March 3, 2021

Uncertainty Driving Treasury Bill Fluctuations

But these are not normal times.

In the last two weeks — and particularly late last week — there were moves in Treasury bill prices that indicated rising worry that the American government might not honor its obligations, or at least might not do so on time.

The worst impact was on bills that come due in August and early September. Prices of bills that mature after that suffered a little, but there seemed to be more confidence that by then the political impasse over raising the debt ceiling would have been resolved.

Of course, a month ago there was great confidence on Wall Street that a resolution would have been reached well before Tuesday, when the Obama administration said the government would otherwise run out of money.

A Treasury bill is simply a promise by the United States government that it will pay $10,000 on a particular date. Under normal circumstances, of course, a bill that matures a month from now would cost a little less than one that matures next week.

But that was not true on Friday. The $10,000 bill that matures this Thursday traded for as little as $9,970.50, a discount of $29.50. But a bill that matures Sept. 29 — eight weeks later — never traded for less than $9,991.50, a discount of $8.50.

Why would anyone pay less for a dollar to be delivered within a week than they would pay for one to be delivered nearly two months later?

The answer is certainty, or a lack thereof.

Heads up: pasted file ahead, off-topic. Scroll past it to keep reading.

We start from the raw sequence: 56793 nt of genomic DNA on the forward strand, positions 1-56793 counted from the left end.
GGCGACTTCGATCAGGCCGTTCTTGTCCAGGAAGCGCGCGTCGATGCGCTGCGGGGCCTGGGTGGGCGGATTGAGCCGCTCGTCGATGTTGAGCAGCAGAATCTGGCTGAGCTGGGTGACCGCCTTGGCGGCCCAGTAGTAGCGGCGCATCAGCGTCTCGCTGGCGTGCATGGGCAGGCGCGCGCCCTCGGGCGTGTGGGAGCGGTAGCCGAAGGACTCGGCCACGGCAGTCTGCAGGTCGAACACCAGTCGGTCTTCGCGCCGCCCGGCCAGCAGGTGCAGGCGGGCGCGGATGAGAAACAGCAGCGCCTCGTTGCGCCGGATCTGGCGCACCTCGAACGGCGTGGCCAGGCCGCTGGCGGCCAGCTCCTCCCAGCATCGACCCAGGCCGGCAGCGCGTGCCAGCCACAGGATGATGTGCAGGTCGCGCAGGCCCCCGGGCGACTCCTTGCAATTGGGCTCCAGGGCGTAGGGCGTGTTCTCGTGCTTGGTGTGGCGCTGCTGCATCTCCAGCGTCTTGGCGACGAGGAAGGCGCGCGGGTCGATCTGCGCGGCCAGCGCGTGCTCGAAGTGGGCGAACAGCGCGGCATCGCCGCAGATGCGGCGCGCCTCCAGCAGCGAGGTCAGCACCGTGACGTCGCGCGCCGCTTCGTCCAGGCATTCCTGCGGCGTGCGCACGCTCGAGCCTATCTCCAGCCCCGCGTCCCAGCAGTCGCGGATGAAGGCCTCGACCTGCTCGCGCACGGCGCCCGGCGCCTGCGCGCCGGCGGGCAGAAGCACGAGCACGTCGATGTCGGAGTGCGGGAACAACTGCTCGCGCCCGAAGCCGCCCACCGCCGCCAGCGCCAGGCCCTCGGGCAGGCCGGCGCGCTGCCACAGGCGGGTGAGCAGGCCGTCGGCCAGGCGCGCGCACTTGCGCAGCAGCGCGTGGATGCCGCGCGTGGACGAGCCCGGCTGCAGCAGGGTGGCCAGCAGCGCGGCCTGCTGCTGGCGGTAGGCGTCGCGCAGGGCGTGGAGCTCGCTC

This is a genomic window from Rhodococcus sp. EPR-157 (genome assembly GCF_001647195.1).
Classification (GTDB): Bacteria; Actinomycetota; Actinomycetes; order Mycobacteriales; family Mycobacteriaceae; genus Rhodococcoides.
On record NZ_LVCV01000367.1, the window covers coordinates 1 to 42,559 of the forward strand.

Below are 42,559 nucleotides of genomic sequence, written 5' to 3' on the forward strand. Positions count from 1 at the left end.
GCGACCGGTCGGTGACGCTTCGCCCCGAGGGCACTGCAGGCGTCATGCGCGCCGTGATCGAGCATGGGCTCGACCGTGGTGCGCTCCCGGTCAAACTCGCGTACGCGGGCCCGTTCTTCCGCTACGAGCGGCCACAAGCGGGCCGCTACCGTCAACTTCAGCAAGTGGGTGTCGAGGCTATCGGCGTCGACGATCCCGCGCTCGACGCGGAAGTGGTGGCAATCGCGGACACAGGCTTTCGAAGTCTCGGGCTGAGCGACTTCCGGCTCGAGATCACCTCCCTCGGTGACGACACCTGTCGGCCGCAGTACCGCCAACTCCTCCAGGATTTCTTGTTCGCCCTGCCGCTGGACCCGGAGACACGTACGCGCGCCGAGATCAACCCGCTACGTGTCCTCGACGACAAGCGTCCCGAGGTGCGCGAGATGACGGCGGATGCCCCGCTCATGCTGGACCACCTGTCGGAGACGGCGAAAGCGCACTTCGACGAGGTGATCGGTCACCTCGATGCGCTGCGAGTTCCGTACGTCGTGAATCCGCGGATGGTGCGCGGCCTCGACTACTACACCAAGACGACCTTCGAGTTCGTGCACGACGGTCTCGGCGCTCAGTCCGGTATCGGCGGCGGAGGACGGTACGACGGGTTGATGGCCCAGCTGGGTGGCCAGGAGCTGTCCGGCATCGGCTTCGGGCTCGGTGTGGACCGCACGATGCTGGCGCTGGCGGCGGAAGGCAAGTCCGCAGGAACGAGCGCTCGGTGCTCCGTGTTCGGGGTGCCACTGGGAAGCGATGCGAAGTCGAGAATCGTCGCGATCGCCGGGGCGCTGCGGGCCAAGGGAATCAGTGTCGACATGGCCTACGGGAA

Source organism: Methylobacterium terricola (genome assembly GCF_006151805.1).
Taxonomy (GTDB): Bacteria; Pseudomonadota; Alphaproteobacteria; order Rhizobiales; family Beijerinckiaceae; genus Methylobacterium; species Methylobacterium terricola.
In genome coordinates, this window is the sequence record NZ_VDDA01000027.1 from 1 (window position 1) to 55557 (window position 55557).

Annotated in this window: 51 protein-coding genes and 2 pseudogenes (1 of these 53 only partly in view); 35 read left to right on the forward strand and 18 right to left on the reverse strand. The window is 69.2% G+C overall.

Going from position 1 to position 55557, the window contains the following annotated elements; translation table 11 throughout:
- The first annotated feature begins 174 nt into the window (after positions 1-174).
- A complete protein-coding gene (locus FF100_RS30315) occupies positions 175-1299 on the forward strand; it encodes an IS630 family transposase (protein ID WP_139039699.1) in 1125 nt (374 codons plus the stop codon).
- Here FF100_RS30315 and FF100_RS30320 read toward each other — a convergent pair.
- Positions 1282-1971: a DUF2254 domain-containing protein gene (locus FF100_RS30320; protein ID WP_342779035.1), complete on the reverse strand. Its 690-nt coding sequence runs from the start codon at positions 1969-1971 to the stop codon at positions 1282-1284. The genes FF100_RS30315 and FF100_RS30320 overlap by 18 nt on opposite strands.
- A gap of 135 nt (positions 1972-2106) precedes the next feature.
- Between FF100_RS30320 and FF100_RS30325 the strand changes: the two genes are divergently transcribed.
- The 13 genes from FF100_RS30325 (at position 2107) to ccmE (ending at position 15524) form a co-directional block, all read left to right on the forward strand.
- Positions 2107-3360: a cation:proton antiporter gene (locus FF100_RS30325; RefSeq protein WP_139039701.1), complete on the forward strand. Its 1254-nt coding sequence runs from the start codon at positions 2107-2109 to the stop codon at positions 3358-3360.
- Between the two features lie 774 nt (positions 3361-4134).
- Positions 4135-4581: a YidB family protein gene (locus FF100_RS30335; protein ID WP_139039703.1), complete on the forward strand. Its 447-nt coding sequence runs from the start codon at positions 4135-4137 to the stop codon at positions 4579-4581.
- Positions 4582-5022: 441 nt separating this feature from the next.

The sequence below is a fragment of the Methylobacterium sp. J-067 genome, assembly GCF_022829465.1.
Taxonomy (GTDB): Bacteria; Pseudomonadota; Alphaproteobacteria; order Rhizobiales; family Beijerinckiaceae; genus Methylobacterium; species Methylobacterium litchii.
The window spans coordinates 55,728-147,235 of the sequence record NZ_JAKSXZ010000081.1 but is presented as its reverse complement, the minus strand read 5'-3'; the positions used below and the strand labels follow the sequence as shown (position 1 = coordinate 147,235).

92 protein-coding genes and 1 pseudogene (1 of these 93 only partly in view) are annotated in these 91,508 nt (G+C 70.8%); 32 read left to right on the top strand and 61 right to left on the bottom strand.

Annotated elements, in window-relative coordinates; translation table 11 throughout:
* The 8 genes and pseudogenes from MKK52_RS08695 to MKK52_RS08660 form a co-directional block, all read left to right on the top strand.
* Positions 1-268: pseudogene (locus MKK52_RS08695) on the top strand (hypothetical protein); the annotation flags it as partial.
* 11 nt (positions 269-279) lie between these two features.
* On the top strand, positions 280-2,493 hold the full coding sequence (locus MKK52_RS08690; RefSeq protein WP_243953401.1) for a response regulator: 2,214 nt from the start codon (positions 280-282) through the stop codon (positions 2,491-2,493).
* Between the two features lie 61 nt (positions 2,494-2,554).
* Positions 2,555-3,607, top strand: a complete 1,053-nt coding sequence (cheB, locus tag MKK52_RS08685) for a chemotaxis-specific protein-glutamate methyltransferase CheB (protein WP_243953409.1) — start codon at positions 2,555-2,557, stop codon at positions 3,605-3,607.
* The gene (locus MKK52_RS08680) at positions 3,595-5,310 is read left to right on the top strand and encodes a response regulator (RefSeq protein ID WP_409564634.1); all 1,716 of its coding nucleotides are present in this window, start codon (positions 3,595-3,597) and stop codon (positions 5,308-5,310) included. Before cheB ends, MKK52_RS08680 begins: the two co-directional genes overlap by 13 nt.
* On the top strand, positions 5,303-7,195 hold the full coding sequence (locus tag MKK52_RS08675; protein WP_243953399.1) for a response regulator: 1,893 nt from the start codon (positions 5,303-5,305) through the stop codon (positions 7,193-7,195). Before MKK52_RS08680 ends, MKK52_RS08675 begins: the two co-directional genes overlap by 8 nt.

To many investors in Treasury bills, time is critical. Bills are often held because a company knows it must come up with a large amount of cash on a particular day. If you owe $10,000 this Thursday, then owning a Treasury bill maturing that day would normally mean you were completely covered.

But what if there is a day or two delay? Or a week or two? What if no one will buy it from you on the due date without a significant discount in price? If that means you cannot meet your obligations, you may face a penalty far larger than a few dollars. Do you really want to take that risk?

Some chose not to last week, and that was why prices fell.

The prices seen last week, it should be noted, did not indicate real worries about a default that continues for a substantial period of time. There is, after all, no doubt that the United States can meet its obligations if its government is willing to do so. The question is one of will.

The discounts may seem teeny, and they would be if interest rates were at normal levels. But the Federal Reserve has pushed rates down, and money the world over has flowed to Treasury bills in a flight to safety. They are normally viewed as the very definition of a risk-free investment.

In fact, there have been times when Treasury bills sold for more than face value. That would seem to make no sense, but such bills are sometimes seen as more convenient than cash.

Just two weeks ago, the $10,000 Treasury bill that matures on Aug. 11 traded for $10,000.50. On Friday, it traded for $9,973.50.

When the bills that mature on Thursday were issued in February, the discount was only $8.50, providing an annual interest rate of 0.17 percent. An investor who held that bill for 25 of the 26 weeks, and then sold late last week, ended up with a loss.

That is not supposed to happen with a risk-free investment. But until now, no one feared that Congress would refuse to allow the government to live up to its obligations.

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